Scandinavian Journal of Caring Sciences 06/2012; · 0.89 Impact Factor
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    ABSTRACT: Scand J Caring Sci; 2012 Changes in sense of coherence in old age - a 5-year follow-up of the Umeå 85+ study Objective:  This study aims to describe the changes in sense of coherence (SOC) over time and relate these changes to negative life events among very old people. Design:  Prospective and longitudinal study. Subjects:  190 old women and men participated, of whom 56 could be included in the 5-year follow-up. Methods:  The mean SOC score from the first and second data collection were compared using a paired sample t-test. The relationship between the index of negative life events and the changes on SOC score between the two data collections was investigate using linear regression. Main outcome measures:  Antonovsky's SOC scale and an index of negative life events including severe physical and mental diseases, various losses as losses of spouses, cognitive and functional ability. Result:  For the whole group of subjects (n = 56), the SOC scores was higher (70.1 vs. 73.7, p = 0.029) at the second point measure. The most common negative life events at follow-up were loss of independence in activities in daily living and decrease in cognitive function. A significant correlation between the index of negative life events and changes in SOC over 5 years was found (p = 0.025). The more negative life events, the more decrease in SOC. Conclusion:  We concluded that there is a risk of decreased SOC and thereby quality of life when negative life events accumulate among very old people. Nursing interventions might play an important role for maintaining and perhaps strengthening SOC among old people exposed to negative life events.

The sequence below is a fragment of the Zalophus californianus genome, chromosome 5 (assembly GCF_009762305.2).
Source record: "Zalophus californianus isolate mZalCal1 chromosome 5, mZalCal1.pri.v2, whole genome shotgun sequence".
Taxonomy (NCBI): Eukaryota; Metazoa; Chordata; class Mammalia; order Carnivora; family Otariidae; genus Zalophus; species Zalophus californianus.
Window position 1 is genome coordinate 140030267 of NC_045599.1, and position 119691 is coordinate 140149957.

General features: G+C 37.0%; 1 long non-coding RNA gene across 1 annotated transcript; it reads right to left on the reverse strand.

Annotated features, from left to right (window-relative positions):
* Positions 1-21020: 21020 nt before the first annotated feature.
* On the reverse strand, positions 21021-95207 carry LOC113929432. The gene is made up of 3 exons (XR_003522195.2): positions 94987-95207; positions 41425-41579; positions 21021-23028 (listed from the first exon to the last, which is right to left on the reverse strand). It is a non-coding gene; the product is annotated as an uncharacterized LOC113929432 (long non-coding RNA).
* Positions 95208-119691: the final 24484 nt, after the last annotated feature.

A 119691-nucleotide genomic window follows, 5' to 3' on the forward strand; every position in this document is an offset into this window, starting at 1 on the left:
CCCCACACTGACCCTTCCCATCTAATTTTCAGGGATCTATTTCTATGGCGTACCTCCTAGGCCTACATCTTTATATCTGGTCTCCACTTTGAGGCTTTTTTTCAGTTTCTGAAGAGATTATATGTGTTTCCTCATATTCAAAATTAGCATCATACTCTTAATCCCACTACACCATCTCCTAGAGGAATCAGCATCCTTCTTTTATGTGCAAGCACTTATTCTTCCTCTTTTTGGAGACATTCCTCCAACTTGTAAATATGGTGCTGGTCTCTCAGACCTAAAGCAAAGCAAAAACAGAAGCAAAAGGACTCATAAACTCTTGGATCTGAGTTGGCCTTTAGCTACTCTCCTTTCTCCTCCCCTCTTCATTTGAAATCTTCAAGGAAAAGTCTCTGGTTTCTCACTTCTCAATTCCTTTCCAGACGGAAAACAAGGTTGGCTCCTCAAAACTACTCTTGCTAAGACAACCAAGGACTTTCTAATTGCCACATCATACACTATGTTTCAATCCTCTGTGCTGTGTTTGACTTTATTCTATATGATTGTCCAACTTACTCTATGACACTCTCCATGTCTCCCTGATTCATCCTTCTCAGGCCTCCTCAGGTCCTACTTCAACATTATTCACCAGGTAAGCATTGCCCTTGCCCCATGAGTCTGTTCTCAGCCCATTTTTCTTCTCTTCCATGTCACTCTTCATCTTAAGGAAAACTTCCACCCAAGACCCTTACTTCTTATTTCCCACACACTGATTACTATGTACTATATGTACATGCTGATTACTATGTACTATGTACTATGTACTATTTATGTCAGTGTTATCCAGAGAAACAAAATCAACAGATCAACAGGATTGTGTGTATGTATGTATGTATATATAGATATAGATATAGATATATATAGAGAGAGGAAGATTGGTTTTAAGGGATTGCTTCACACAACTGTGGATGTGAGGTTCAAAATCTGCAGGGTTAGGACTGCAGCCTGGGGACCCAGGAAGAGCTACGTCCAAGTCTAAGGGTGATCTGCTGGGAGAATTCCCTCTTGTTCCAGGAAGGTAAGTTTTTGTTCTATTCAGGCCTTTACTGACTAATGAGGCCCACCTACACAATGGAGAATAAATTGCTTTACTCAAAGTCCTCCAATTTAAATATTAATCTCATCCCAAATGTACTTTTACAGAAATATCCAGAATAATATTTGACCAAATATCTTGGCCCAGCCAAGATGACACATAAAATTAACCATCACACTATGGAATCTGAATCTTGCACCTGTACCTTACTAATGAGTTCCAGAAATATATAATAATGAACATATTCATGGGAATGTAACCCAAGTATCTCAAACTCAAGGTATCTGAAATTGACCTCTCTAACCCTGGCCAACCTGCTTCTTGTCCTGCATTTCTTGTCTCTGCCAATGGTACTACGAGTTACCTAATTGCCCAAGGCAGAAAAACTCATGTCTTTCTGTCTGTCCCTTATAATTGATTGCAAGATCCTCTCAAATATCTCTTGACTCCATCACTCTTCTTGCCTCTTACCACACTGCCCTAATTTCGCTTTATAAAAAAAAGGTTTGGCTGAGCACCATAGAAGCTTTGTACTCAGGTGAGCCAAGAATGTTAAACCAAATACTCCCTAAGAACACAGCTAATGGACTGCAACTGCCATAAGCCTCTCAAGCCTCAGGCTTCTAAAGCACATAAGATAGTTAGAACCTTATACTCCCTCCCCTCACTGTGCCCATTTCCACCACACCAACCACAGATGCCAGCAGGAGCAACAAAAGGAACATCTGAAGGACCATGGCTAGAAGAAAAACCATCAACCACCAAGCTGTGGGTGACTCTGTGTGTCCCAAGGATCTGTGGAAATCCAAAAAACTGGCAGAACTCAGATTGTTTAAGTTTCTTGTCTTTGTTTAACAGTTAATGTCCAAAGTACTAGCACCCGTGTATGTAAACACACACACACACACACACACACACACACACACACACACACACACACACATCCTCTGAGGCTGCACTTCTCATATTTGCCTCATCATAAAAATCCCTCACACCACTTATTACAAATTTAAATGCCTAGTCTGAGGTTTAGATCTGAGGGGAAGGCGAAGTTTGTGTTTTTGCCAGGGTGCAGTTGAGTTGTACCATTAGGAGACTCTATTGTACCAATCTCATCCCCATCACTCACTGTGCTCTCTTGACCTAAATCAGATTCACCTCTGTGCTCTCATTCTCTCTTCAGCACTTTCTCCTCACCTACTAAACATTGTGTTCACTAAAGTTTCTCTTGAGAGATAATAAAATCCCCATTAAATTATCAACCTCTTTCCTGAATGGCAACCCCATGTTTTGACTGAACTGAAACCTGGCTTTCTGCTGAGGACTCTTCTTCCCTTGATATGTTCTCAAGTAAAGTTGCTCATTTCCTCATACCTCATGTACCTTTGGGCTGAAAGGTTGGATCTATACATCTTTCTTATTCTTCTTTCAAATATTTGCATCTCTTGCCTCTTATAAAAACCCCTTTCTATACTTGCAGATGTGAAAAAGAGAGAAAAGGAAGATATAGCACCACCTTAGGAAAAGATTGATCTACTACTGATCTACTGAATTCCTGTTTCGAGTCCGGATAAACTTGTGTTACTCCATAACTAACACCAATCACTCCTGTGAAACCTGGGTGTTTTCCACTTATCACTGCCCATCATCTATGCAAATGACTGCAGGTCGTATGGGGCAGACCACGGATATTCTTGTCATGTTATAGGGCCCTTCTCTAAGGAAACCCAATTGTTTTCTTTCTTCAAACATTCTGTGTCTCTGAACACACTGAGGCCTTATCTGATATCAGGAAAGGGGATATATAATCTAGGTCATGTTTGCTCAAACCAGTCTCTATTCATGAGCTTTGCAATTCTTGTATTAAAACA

Scandinavian Journal of Caring Sciences 03/2012; · 0.89 Impact Factor
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    ABSTRACT: ABSTRACT Background: Differences in quality of clinical education and support to students occur and there are demands for a unification of higher education in Europe. Aim: The aim of the study was to describe the nursing students’ experiences of their first clinical education period in relation to learning and professional development. Methods: The sample consisted of 139 nursing students from Finland and Sweden. The data was collected by questionnaire and analyzed statistically. Findings: Students’ experiences of clinical competence were examined from four perspectives: clinical preception, learning, learning objectives and reflection. Overall, students rated highly, however there were statistically significant differences among the students concerning nationality and length of clinical education. Students did not always get a clear picture of what was expected of them in clinical education and there were deficits in continuing feedback. Students’ clinical learning was associated with the length of clinical education. Conclusions: Clinical preceptoring as a catalyst in student's understanding and learning is central. Students rated learning of tasks and skills higher than abilities that require more reflection and consideration, which may indicate a more task-centered preception. A conscious didactic approach would help students to reflect and develop into professionals in nursing and caring science. KEYWORDS: nursing students, clinical education, experiences, learning, professional development